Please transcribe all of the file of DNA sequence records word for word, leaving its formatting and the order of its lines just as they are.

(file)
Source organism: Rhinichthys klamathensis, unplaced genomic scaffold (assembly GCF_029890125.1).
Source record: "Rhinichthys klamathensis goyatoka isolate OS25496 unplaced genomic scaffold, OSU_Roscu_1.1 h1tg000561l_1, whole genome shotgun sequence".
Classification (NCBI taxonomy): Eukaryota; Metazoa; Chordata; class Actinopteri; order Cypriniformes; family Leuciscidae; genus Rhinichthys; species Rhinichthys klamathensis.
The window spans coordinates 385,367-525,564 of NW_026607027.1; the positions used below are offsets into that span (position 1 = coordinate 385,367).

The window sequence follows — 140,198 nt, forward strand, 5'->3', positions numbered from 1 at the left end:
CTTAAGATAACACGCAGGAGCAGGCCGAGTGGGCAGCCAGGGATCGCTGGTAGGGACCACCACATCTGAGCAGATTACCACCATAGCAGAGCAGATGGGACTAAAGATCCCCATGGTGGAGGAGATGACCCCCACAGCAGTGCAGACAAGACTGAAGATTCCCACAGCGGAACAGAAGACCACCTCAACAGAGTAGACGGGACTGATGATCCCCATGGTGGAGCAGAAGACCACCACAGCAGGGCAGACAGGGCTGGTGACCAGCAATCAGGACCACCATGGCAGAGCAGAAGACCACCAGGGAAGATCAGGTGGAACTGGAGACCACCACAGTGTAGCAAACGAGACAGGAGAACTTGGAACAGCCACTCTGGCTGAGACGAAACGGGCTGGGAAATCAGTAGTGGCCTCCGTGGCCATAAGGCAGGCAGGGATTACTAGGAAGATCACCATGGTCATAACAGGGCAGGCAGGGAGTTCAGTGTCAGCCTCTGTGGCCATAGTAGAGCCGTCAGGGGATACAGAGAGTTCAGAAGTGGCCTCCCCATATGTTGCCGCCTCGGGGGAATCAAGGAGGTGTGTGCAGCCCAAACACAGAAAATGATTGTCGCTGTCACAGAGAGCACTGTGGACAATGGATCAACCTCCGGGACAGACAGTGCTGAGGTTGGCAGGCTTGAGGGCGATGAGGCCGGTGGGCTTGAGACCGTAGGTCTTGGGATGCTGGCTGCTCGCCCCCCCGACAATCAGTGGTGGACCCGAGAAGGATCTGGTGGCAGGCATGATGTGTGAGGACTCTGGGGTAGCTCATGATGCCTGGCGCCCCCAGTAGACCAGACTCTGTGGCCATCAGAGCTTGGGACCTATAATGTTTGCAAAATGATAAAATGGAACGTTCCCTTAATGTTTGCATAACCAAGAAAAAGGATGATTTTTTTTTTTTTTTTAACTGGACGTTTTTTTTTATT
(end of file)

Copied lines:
Source organism: Rhinichthys klamathensis, unplaced genomic scaffold (assembly GCF_029890125.1).
Source record: "Rhinichthys klamathensis goyatoka isolate OS25496 unplaced genomic scaffold, OSU_Roscu_1.1 h1tg000561l_1, whole genome shotgun sequence".
Classification (NCBI taxonomy): Eukaryota; Metazoa; Chordata; class Actinopteri; order Cypriniformes; family Leuciscidae; genus Rhinichthys; species Rhinichthys klamathensis.
The window spans coordinates 385,367-525,564 of NW_026607027.1; the positions used below are offsets into that span (position 1 = coordinate 385,367).

The window sequence follows — 140,198 nt, forward strand, 5'->3', positions numbered from 1 at the left end:
CTTAAGATAACACGCAGGAGCAGGCCGAGTGGGCAGCCAGGGATCGCTGGTAGGGACCACCACATCTGAGCAGATTACCACCATAGCAGAGCAGATGGGACTAAAGATCCCCATGGTGGAGGAGATGACCCCCACAGCAGTGCAGACAAGACTGAAGATTCCCACAGCGGAACAGAAGACCACCTCAACAGAGTAGACGGGACTGATGATCCCCATGGTGGAGCAGAAGACCACCACAGCAGGGCAGACAGGGCTGGTGACCAGCAATCAGGACCACCATGGCAGAGCAGAAGACCACCAGGGAAGATCAGGTGGAACTGGAGACCACCACAGTGTAGCAAACGAGACAGGAGAACTTGGAACAGCCACTCTGGCTGAGACGAAACGGGCTGGGAAATCAGTAGTGGCCTCCGTGGCCATAAGGCAGGCAGGGATTACTAGGAAGATCACCATGGTCATAACAGGGCAGGCAGGGAGTTCAGTGTCAGCCTCTGTGGCCATAGTAGAGCCGTCAGGGGATACAGAGAGTTCAGAAGTGGCCTCCCCATATGTTGCCGCCTCGGGGGAATCAAGGAGGTGTGTGCAGCCCAAACACAGAAAATGATTGTCGCTGTCACAGAGAGCACTGTGGACAATGGATCAACCTCCGGGACAGACAGTGCTGAGGTTGGCAGGCTTGAGGGCGATGAGGCCGGTGGGCTTGAGACCGTAGGTCTTGGGATGCTGGCTGCTCGCCCCCCCGACAATCAGTGGTGGACCCGAGAAGGATCTGGTGGCAGGCATGATGTGTGAGGACTCTGGGGTAGCTCATGATGCCTGGCGCCCCCAGTAGACCAGACTCTGTGGCCATCAGAGCTTGGGACCTATAATGTTTGCAAAATGATAAAATGGAACGTTCCCTTAATGTTTGCATAACCAAGAAAAAGGATGATTTTTTTTTTTTTTTTAACTGGACGTTTTTTTTTATT